Family Helps First Responders Change How They Respond To Calls For People With Autism
Getting out the door for Mizpah and Kerry Rich looks a lot different for them than families with other kids.
Their son, Joshua, has autism, and has a hard time handling certain situations in public. Because of this, the Riches have to think and plan accordingly when leaving the house, since they don’t always know what to expect.
They understand that people on the autism spectrum can become overstimulated by too many sights and sounds, which causes them to react unpredictably or completely shut down.
The couple wanted to do something to offer support to other families and help them cope, so they decided to start a nonprofit foundation called Joshua’s Gift. It also provides resources and options for family activities.
In addition to their foundation, they also started a program called Code Joshua, which helps educate first responders on how to interact with people who have autism.
Although Joshua is 20 years old, his cognitive ability is age four. They know his behavior can be unpredictable, which could potentially put him in a dangerous position.
“Having a son, a Black son with autism, raises the level of fear when a stranger makes a call to police who may not be familiar with his behaviors,” Mizpah told KRON4.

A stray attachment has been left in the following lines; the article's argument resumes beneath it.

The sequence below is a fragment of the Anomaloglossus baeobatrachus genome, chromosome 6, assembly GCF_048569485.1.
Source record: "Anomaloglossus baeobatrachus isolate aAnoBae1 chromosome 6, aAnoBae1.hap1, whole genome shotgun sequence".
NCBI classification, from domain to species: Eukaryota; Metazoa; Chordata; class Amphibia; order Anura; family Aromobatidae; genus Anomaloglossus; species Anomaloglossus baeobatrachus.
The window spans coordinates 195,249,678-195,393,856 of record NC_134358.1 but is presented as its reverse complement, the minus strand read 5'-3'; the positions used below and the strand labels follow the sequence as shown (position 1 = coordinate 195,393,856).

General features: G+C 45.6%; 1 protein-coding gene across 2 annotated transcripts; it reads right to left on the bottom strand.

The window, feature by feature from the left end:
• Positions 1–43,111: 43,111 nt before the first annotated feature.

“We were concerned there could be a real bad outcome for him. So we thought this is an opportunity to educate and develop relationships with first responders,” Kerry said.
The Riches, along with producers, put together an educational video, with help from the San Jose Police Department.
Another part of Code Joshua is a family registry system that allows families to register with local first responders. With their registration, they are able to include whatever information they want, such as a picture and behavior.
Part two of Code Joshua is a family registry system. Families would register with local first responders under “Code Joshua,” deciding what information they want to include, such as a picture and behavior.
“For our son, his stemming is flapping of hands or loud vocalizations, or he may plug his ears or he might run away from an officer and not follow commands because he doesn’t understand the commands,“ Mizpah said.
Some people on the spectrum are on sensory overload as it is, so when first responders respond to calls and arrive with sirens blasting and lights blaring, it can be extremely overwhelming for these people.
With Code Joshua, first responders will be aware of these issues before they even leave their station.
The Rich family hopes their idea will spread all over the country, so that more departments will follow suit to help those with autism.
Hear more of their story in the video below:Whizzco